When we think of a garden, often what comes to mind is an open plot of soil positioned in direct sunlight. When we envision a forest, we generally picture a light-blocking canopy of trees obstructing the growth of sun-hungry plants with dense branches and leaves. Rather than viewing trees as a disconnected part of the landscape, forest gardening incorporates trees as a defining element, integrating their role within the gardening landscape. Not only do food forests supply a host of ecological benefits, their productivity far surpasses that of traditional annual farming crop harvests making them a desirable model for garden design.
Using trees as the foundational element of the garden encourages a sustainable landscape that is low maintenance and easy to execute regardless of acreage or terrain. There are copious varieties of trees to choose from, each with unique benefits and functions such as edibility of fruits, nuts, berries, flowers, and roots, sourcing for herbal medicine, soil building through nitrogen fixing and erosion control, insectary protection from pests, increased pollination and habitat creation for wildlife. Currently, a project to develop a food forest inspired edible restoration landscape at Horn Farm is underway! Some of the featured species in our edible restoration landscape may include: chestnut, hickory, American plum, apple, pear, pecan, serviceberry, black cherry, hackberry, and mulberry.
To begin, we will focus on the design aspect of a food forest, highlighting the various types of trees and shrubs that can be used, as well as their heights, shapes, spacing and light requirements, all of which should be taken into consideration when organizing the forest garden layout. Once we master configuration, the class will take a hands-on approach to learning by participating in a tree planting using some of the aforementioned species to practice agroforestry skills and help to expand the food forest at the Horn Farm.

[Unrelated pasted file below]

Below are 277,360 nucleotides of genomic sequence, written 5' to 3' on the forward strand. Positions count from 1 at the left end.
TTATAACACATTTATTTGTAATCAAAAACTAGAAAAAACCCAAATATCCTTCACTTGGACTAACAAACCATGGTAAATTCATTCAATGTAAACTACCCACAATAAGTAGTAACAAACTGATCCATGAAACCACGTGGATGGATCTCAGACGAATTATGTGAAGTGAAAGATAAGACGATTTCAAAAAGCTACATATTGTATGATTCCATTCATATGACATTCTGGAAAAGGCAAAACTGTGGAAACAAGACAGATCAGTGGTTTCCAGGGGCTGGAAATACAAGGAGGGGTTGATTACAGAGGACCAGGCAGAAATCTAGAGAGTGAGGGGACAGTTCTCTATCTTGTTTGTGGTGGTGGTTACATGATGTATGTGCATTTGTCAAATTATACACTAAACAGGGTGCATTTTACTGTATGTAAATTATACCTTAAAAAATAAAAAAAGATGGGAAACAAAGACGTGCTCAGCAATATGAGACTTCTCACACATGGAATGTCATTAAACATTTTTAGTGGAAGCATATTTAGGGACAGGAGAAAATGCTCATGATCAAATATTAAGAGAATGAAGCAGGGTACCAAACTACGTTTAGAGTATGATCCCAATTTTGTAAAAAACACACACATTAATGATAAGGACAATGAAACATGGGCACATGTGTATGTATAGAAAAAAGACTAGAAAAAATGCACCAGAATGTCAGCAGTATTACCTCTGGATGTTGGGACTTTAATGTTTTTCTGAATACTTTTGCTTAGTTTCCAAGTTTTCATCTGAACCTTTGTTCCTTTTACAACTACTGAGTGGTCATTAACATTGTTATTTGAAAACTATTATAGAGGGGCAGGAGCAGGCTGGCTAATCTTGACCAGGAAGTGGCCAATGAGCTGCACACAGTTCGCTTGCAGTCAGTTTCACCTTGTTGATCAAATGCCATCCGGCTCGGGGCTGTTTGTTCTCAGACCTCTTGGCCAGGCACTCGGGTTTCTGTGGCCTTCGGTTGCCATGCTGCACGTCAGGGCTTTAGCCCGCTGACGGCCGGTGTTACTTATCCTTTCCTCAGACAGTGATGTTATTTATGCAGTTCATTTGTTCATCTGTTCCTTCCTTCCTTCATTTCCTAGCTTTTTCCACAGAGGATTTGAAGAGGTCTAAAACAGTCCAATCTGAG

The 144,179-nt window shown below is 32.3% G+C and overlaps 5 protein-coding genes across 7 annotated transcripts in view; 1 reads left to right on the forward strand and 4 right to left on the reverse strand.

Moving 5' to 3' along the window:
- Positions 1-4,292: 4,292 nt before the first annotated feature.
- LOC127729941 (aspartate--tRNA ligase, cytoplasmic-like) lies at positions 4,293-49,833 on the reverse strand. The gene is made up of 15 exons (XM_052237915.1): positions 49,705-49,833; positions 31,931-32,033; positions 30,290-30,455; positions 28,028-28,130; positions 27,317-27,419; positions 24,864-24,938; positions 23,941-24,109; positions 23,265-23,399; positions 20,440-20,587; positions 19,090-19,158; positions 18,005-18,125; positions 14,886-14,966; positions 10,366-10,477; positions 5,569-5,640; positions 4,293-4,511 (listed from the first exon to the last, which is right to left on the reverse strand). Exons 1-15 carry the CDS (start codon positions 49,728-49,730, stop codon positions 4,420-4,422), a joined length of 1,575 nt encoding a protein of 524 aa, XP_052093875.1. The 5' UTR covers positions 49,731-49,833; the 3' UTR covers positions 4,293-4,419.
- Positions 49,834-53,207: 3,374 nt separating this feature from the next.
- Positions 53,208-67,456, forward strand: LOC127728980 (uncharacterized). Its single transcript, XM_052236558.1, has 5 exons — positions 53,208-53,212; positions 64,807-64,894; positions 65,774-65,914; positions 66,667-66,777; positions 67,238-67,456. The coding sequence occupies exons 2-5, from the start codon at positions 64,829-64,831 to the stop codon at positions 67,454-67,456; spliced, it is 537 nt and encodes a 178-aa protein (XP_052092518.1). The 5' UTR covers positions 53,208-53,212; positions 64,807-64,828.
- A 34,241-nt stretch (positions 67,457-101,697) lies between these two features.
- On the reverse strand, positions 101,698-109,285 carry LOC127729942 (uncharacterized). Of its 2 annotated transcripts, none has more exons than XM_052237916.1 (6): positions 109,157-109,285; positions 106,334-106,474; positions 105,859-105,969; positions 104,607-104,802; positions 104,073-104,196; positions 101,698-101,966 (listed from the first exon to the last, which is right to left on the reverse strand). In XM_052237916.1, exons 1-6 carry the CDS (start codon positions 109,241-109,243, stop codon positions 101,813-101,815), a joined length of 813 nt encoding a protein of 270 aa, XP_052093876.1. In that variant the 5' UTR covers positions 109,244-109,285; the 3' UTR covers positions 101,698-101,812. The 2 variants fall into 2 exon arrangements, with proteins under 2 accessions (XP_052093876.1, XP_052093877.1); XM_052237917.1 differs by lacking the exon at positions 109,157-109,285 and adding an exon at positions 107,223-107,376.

About the Instructor: Wilson Alvarez
Wilson Alvarez is a certified permaculture designer, inventor, gardener, skilled tracker, bowyer, nature-awareness instructor, and writer from Lancaster, Pennsylvania. For the past fourteen years, he has taught classes and workshops on bio-intensive agriculture, regenerative technology, foraging, hunting, trapping, tracking, and wilderness survival. Wilson has studied through the Wilderness Awareness School via the Kamana program, and he received his Permaculture Design Certificate via Susquehanna Permaculture. At the Horn Farm Center, Wilson serves as the lead land steward and educator. He teaches classes, workshops, and the Land Steward Training Program.
This class will take place outdoors. Please check the weather in advance and dress accordingly. Be prepared for walking on uneven terrain and potentially snowy and/or muddy conditions.
All programs are subject to change due to unforeseen circumstances including inclement weather. Participants will receive an email in the days preceding the program for any changes or cancellations. You can review our current Cancellation and Refund Policy here.
Parking takes place in the field above the farmhouse
York, PA 17406